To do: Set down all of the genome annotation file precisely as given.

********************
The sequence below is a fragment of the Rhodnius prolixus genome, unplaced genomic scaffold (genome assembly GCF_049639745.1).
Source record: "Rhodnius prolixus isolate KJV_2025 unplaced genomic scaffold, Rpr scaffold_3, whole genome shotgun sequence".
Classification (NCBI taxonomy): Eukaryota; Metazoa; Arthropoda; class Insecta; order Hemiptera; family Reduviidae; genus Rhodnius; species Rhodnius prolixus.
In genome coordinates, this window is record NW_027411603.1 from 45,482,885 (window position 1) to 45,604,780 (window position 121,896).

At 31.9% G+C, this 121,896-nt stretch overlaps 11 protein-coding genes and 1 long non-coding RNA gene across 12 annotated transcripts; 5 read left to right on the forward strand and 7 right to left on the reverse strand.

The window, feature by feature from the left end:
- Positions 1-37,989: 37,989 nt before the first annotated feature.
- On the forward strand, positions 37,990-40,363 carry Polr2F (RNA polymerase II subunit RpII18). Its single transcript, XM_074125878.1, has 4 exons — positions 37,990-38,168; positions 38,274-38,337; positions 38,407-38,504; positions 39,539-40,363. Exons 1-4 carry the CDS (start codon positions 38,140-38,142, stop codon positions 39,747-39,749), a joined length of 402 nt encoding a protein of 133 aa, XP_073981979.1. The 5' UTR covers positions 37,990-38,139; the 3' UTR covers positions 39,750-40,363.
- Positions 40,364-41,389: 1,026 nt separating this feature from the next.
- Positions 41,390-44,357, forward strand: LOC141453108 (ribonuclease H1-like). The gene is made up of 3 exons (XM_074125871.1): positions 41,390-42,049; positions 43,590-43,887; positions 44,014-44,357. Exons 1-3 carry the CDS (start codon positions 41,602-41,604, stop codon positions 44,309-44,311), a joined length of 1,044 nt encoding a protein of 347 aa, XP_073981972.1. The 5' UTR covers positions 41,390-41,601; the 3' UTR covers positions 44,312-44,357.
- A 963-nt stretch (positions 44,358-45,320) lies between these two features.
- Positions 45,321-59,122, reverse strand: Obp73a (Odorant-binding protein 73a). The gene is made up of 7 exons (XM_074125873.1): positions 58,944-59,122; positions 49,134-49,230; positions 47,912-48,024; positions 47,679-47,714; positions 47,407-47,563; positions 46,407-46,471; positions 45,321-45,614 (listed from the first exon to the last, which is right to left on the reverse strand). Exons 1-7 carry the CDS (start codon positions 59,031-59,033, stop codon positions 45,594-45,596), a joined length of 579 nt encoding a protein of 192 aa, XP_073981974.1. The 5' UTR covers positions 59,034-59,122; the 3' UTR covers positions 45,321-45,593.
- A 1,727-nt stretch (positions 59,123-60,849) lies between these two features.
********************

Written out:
The sequence below is a fragment of the Rhodnius prolixus genome, unplaced genomic scaffold (genome assembly GCF_049639745.1).
Source record: "Rhodnius prolixus isolate KJV_2025 unplaced genomic scaffold, Rpr scaffold_3, whole genome shotgun sequence".
Classification (NCBI taxonomy): Eukaryota; Metazoa; Arthropoda; class Insecta; order Hemiptera; family Reduviidae; genus Rhodnius; species Rhodnius prolixus.
In genome coordinates, this window is record NW_027411603.1 from 45,482,885 (window position 1) to 45,604,780 (window position 121,896).

At 31.9% G+C, this 121,896-nt stretch overlaps 11 protein-coding genes and 1 long non-coding RNA gene across 12 annotated transcripts; 5 read left to right on the forward strand and 7 right to left on the reverse strand.

The window, feature by feature from the left end:
- Positions 1-37,989: 37,989 nt before the first annotated feature.
- On the forward strand, positions 37,990-40,363 carry Polr2F (RNA polymerase II subunit RpII18). Its single transcript, XM_074125878.1, has 4 exons — positions 37,990-38,168; positions 38,274-38,337; positions 38,407-38,504; positions 39,539-40,363. Exons 1-4 carry the CDS (start codon positions 38,140-38,142, stop codon positions 39,747-39,749), a joined length of 402 nt encoding a protein of 133 aa, XP_073981979.1. The 5' UTR covers positions 37,990-38,139; the 3' UTR covers positions 39,750-40,363.
- Positions 40,364-41,389: 1,026 nt separating this feature from the next.
- Positions 41,390-44,357, forward strand: LOC141453108 (ribonuclease H1-like). The gene is made up of 3 exons (XM_074125871.1): positions 41,390-42,049; positions 43,590-43,887; positions 44,014-44,357. Exons 1-3 carry the CDS (start codon positions 41,602-41,604, stop codon positions 44,309-44,311), a joined length of 1,044 nt encoding a protein of 347 aa, XP_073981972.1. The 5' UTR covers positions 41,390-41,601; the 3' UTR covers positions 44,312-44,357.
- A 963-nt stretch (positions 44,358-45,320) lies between these two features.
- Positions 45,321-59,122, reverse strand: Obp73a (Odorant-binding protein 73a). The gene is made up of 7 exons (XM_074125873.1): positions 58,944-59,122; positions 49,134-49,230; positions 47,912-48,024; positions 47,679-47,714; positions 47,407-47,563; positions 46,407-46,471; positions 45,321-45,614 (listed from the first exon to the last, which is right to left on the reverse strand). Exons 1-7 carry the CDS (start codon positions 59,031-59,033, stop codon positions 45,594-45,596), a joined length of 579 nt encoding a protein of 192 aa, XP_073981974.1. The 5' UTR covers positions 59,034-59,122; the 3' UTR covers positions 45,321-45,593.
- A 1,727-nt stretch (positions 59,123-60,849) lies between these two features.